This one is not, actually, about the music. Although it was great. Is it just me, or was Thursday night kind of epic? The Rosebuds at Tir Na Nog? I’ve never been to Local Band/Local Beer before. I’ve never heard the Rosebuds, either, but People Whose Opinions I Respect have. And, well, I had Friday off, and a 10 pm show didn’t seem like a dangerous plan. So I went.
Firstly, I love my entourage for the evening: the kind of people who are lovely inside and out, will catch you up on everything around town, offer en mass to be your wingmen when someone upon whom you have a crush walks by, and not heckle you later for being too shy to speak to him. And aside from my lovelies, there were lots of people we should know in the room. I’m not going to name-drop or anything, but, you know, artists and musicians and full-on hipsters (and I say that with great fondness for hipsters.)
Music was great; I am glossing over that part because this post is not about the very fine music. This post is another near-miss. Another chance to reflect. A chance, really, to come home at 1:3o in the morning and bang my head against the wall, saying, “What? What are you? Just afraid of happiness?”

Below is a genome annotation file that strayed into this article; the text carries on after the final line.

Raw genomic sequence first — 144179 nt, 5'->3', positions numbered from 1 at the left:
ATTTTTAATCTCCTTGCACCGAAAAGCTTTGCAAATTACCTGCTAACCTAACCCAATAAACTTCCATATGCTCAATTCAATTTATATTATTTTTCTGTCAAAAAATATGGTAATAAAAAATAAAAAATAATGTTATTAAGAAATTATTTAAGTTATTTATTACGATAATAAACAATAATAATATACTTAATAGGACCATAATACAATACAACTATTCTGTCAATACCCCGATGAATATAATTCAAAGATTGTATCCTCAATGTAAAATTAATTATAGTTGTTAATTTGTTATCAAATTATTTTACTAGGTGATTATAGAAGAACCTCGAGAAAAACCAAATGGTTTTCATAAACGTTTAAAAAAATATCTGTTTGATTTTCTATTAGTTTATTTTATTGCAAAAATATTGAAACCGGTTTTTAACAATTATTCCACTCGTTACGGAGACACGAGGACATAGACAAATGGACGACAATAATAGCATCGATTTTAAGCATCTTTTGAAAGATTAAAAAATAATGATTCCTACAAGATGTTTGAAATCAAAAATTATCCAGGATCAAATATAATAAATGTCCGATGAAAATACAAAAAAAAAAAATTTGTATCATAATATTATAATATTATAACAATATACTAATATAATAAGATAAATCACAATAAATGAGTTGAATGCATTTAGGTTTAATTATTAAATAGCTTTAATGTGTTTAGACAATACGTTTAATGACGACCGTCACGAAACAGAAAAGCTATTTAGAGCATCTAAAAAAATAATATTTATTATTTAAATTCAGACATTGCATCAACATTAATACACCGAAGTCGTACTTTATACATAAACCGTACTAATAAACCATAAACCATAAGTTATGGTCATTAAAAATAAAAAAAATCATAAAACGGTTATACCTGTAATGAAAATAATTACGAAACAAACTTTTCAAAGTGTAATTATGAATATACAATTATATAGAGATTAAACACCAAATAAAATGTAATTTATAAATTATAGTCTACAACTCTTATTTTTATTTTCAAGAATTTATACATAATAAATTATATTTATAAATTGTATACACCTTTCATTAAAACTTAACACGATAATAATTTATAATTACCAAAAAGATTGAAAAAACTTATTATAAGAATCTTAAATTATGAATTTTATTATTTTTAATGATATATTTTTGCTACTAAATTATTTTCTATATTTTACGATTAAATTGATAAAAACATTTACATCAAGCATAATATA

Because, friends, Handsome Cowboy was there. There, at Tir Na Nog, amidst the artists and hipsters and musicians. He may, in fact, be all three of those things. I have exactly one crush in town. One. And it’s a crush, in the most crushing sense, since he does not know who I am. But he is tall, lanky, boyishly handsome, talented, and by all accounts a nice guy. I was talking to my girls when he walked over and greeted some friends, approximately eighteen inches from my table. The next three hours unfolded as a series of not-quites, almosts, wish-I-hads, and if onlys. There were close calls when I was in serious conversations with others; there were close calls when I almost spoke but got tapped on the shoulder and hugged from behind by others, and close calls when others spilled a beer on my shoe. Worse, there were close calls where I was within range, and could have- no, SHOULD have just said something, and I couldn’t.
It is not, sadly, the first time my inner awkward tween got the better of my poise and confidence. Nor the last; after all my dear ones had called it a night, I was leaning on the wall alone, watching the end of the show. I saw him stroll into my field of vision, pause and check out the scene onstage, hang out a few minutes, and then turn and sit down again at the bar.
And then the band did a “Thank you, Raleigh!” and I held my head up and made the most graceful exit possible, walking with fake poise and confidence and took my high heels right past him and out the door. To recap: I left the most handsome man in Raleigh, sitting at the bar, without finding the wherewithal to speak.
Be it hereby resolved: I am going to stop hiding from happiness, stop dodging opportunities, stop wishing and waiting, and start carpe-ing some diems.